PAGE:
NYCGuide

Where To Eat A Great Kathi Roll In NYC

You don’t have to eat this Kolkata-style street food while standing out on the street. But it’s probably more fun that way.
Where To Eat A Great Kathi Roll In NYC image

photo credit: David A. Lee

We usually prefer to eat Indian food sitting down, but we'll make an exception for kathi rolls. This popular street food, originating in Kolkata, employs a convenient cheat code: just wrap your veggies or protein up in a paratha or roti and you’ve got a medley of flavors you can eat in whatever position you’d like. Stop by one of the spots on this list the next time you’re in the mood for a masala-heavy meal to go.

THE SPOTS

photo credit: David A. Lee

Indian

Greenwich Village

$$$$Perfect For:Late Night EatsSerious Take-Out Operation
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Inside this tiny Indian street food shop on MacDougal, you’ll find one of Manhattan’s tastiest spice challenges. Thelewala really takes it up a notch with their chicken phaal roll, and we recommend just closing your eyes letting it happen. But if you were to take a peek inside the thick, flaky roti, you’d find chicken, egg, and a formidable looking habanero chutney. If you're sensitive to spice and would like to leave without your tongue hanging out of your mouth, order the chatpata and chapli rolls instead.


There are two kathi roll options at this hippy-dippy cafe in Woodside—a rich chicken curry or vegetable masala mix—and they don’t actually roll them up unless you take yours to go. Eat in and you get a plate with a quartered, flaky paratha that’s just as delicious in its “deconstructed” form. (If you really want it rolled up when there, let them know before they make it.) Everything on the menu is made to order by the incredibly accommodating married couple running the place. This means that you’ll wait for longer than you’re used to at a cafe, but the food tastes truly homemade.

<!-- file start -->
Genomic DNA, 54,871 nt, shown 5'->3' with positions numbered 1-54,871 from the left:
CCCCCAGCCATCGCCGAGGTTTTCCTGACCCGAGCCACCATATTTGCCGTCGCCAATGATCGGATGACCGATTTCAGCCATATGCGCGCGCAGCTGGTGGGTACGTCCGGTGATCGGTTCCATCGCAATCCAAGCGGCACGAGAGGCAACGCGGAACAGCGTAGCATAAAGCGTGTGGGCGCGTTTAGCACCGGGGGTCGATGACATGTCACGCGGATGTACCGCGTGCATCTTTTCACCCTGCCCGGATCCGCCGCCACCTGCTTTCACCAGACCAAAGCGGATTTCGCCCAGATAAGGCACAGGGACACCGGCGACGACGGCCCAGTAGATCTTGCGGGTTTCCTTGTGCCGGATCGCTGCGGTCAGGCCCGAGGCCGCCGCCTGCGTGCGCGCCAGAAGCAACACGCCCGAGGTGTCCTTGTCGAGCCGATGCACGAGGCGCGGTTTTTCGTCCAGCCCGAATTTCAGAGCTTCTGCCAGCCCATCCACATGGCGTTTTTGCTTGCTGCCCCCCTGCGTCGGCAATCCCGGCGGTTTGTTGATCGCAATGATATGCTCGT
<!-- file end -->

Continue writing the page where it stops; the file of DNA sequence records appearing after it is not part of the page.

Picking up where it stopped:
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The menu at Al Naimat in Jackson Heights has the word count of a novella, with every new chapter more intriguing than the last. If you skip ahead to the kathi roll section, you can try a few of their strongest dishes in one neatly wrapped package. We’re partial to the kebab roll, a perfect paratha wrapped around a tender beef kebab with enough herbs mixed into the meat to count as one of your daily servings of vegetables. Whatever you go with, get it to stay. With its bustling orange dining room and friendly chalkboard illustrations, Al Naimat is the sort of place where we’d unironically stick a “Good Vibes Only” sign on the wall.


Momos are obviously the main attraction at this Nepalese mainstay in Woodside, but don’t sleep on their chicken or veggie kathi rolls: a thick roti containing thoroughly seasoned chicken tikka, or vegetables coated in a gravy of sweet and spicy sauces. Momo Crave’s rolls are large enough for you to make a meal out of just one of them, and at that size, nabbing one for under $7 is a steal.


Tikka Indian Grill serves some of the city’s better Indian-American takeout at its four locations in Brooklyn and Queens, but the Astoria location has an exclusive kathi roll menu. Smoked eggplant, egg burji, keema—whatever you choose, you’ll get a medley of sauces and spices in your mouth that should be followed by a thick mango lassi. Stick around the casual tile-floored dining room, or grab a few rolls to go before you hop on the N train at the 30th Ave station down the street.


Of all the markets to monopolize in Manhattan, The Kati Roll Company bet on simple street food and won. There are around five vegetarian and five meat kathi roll options at this chain’s multiple New York locations. These include shami kebab, chicken tikka, an egg roll with tons of mint chutney, and our personal favorite, a tangy achari paneer roll flavored with spicy vegetable and fruit pickles. The Bryant Park location has a few tables if you want to take a quick breather with a cup of chai.

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